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China's Most Wanted: A Western Face

CHINA | Monday, 3 December 2007 | Views [1512]

Job hunting in Beijing is not as easy as people think it is.

Many Filipino parents are sending their kids to China believing that landing English-speaking jobs here are easy, especially with the unbelievable demand for English-speakers soaring through the roof. It's true, actually. There's at least one new teach english ad every day on all the teaching job sites I've been looking at, sometimes reaching up to fifty a day. With the Olympics coming up, so many people are trying to learn English faster than they can finish their dinners.

So while the rest of the world is rushing to learn probably the Language of the Year, the whole of China is rushing to learn the language of the West---English.

Take note of that: language of the West. To deny that English came from the West is not only foolish, it's downright stupid. Yes, English came from the West---the blonds, the red-heads, the sharp-nosed fellas from the other side of the world. So why should Asians be surprised at how hard job-hunting in China is becoming for them?

I read an one-paragraphed ad recently that began by saying, No Experience Required. And the next few lines basically said: If you're not Western, don't even think of applying.

I told a Chinese teacher of mine that I was thinking of job-hunting as well. He looked at me and told me that I'd most likely have a hard time doing that. I asked him why, and he told me (as nonchalantly as he possibly could, rar) that it was because I was Asian. Today he announced Break Time earlier than he usually did, went up to me and suddenly said, "Can I speak to you in English?"

I was stunned out of my wits. Uh, fire away!

Then there he was, just...talking to me in English. But what surprised me was that he wasn't just good...he was GOOD! His vocabulary was excellent, his diction was...yes, Chinese, but really good (he's my Chinese prof; it feels like when I discovered that my Filipino friend could speak Japanese really well) plus... what he said afterwards was...influential.

He told me that he and his brother also owned a company similar to what we had been talking about earlier... and why finding a job might not be as easy as I might think it to be. Yes, I don't have a TESOL, but that's not just quite it.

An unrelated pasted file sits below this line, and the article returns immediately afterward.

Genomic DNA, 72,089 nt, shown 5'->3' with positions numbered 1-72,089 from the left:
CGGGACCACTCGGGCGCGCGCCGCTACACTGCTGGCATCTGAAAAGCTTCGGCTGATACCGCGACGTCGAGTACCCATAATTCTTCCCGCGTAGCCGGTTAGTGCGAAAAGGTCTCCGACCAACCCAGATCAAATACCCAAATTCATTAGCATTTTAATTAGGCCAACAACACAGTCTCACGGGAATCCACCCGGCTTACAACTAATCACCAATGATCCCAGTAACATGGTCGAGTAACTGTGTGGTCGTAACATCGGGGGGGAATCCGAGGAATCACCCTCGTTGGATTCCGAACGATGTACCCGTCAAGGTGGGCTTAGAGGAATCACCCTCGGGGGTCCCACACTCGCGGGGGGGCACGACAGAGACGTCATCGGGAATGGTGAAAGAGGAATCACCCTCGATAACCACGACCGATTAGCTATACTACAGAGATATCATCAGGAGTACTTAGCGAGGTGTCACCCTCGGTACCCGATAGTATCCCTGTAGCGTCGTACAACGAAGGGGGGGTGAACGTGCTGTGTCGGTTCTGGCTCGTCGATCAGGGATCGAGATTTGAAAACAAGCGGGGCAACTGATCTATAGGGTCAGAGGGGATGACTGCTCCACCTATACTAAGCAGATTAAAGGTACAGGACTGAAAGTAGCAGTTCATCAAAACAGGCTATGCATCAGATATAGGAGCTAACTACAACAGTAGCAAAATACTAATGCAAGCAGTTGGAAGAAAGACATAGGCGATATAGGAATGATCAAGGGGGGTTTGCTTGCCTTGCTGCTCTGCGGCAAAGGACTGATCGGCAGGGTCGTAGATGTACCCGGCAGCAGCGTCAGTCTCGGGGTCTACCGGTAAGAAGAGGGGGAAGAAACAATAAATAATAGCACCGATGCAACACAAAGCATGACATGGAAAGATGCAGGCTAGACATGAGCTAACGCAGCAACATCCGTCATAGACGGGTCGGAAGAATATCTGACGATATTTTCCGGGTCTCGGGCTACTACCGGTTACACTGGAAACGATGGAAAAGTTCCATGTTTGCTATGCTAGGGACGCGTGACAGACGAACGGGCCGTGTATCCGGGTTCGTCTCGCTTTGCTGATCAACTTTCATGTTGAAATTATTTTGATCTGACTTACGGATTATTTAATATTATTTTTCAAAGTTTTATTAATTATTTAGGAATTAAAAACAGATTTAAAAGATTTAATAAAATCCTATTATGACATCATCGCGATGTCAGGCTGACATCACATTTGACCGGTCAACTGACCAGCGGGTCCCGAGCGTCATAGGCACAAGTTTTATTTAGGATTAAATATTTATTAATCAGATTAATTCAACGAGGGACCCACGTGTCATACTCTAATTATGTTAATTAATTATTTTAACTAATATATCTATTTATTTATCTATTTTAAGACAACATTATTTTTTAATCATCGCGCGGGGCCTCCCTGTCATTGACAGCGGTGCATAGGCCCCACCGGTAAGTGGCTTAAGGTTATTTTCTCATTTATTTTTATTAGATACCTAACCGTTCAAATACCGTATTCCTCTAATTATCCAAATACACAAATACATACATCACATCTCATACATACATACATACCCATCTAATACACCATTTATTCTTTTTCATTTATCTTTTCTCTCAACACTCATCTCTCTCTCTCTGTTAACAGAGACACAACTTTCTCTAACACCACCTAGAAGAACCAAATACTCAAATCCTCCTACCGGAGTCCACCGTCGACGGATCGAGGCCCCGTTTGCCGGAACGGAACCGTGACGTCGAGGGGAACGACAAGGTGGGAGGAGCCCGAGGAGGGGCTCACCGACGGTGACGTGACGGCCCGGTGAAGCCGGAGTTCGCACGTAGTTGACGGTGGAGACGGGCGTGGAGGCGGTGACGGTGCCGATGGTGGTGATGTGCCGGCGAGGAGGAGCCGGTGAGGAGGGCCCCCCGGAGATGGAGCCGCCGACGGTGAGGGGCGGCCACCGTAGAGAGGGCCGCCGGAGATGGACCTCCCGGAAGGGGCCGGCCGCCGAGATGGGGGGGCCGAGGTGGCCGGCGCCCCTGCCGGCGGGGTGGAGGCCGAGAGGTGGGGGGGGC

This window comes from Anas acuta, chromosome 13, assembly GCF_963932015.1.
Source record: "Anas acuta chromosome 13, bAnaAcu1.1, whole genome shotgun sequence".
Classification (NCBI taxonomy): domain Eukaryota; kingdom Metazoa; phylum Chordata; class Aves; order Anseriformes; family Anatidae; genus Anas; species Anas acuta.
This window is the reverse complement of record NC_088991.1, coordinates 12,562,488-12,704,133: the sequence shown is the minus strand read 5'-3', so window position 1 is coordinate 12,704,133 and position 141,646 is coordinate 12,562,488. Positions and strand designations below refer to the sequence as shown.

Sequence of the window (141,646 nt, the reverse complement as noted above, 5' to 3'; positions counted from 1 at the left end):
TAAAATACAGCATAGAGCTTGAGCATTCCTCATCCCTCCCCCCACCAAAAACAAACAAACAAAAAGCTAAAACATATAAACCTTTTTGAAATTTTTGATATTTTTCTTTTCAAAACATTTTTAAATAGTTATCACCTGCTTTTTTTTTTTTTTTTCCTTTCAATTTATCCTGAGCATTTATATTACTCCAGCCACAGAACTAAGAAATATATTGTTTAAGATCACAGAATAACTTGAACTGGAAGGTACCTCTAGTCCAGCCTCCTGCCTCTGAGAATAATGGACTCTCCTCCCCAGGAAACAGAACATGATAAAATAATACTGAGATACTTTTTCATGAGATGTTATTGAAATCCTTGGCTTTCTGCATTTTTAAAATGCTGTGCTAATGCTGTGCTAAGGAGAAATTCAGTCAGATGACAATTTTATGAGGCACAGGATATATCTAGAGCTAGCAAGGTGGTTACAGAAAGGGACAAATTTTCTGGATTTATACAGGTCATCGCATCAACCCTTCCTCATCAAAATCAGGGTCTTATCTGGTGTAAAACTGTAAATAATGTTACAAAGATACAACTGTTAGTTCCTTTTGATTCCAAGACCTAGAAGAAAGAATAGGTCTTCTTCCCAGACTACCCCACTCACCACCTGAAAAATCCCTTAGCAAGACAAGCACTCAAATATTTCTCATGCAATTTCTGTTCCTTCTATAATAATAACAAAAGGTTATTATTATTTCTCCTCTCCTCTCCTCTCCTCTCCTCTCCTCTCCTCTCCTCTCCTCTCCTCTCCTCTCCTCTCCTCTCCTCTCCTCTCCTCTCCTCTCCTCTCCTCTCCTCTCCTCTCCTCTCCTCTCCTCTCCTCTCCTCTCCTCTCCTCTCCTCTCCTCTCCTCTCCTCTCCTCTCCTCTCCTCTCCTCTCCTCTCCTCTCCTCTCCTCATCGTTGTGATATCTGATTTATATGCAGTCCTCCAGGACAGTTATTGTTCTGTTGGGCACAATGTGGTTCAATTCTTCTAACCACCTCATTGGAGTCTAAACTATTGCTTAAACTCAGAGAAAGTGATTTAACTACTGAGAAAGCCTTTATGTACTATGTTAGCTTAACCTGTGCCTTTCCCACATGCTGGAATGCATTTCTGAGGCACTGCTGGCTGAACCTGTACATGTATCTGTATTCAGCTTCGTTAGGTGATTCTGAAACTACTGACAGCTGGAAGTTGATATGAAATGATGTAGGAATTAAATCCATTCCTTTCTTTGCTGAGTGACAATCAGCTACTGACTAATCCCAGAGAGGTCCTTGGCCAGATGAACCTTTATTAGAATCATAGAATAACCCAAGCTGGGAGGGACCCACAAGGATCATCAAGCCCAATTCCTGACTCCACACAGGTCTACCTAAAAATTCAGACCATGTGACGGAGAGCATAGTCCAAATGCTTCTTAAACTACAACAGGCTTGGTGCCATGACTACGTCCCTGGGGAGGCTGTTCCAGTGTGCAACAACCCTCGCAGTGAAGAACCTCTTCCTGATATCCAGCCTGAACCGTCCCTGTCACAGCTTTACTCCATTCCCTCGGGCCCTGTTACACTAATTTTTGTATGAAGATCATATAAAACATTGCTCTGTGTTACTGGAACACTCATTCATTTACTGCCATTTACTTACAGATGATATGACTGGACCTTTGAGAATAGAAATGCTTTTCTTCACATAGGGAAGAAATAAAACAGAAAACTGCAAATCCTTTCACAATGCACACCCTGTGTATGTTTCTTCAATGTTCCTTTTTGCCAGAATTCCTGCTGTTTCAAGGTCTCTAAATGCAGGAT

According to him, English teaching nowadays is so big in China that so much is also expected from the industry---for one, parents expect their kids to actually learn how to speak the language. They expect the English teacher to be someone who's credible enough to teach, someone they can be assured of to take care of their kids.

Who better to do that than the Westerners?

I was really disheartened at first, but later on I got over it. He said a lot of things afterwards, but that's basically his point---and it's not really a big wonder as to why the Chinese would think this way. When I get in front of a Westerner, I also get tongue-tied.

For the other Pinoys out there who are also planning to look for a job here in China, GO FOR IT. Try...there's no harm in trying. But I'd like to warn you in advance though: as my friend says, teaching is also a form of acting. Except in China, you don't just act out the part; you also have to look the part. It's not only hard...it might even turn out miserably frustrating for many.

To the rest of the Western world out there, not every "Western" is qualified for every teaching job. Some companies, for example, prefer Americans over Australians; some prefer Canadians over Englishmen, for example. It depends. Just because you're blond doesn't mean you're practically in. And, like I said, teaching is also a form of acting. If you've never taught in your life but would like to start a career in China, then you'd better prepare for your first performance soon.

 

Tags: tips

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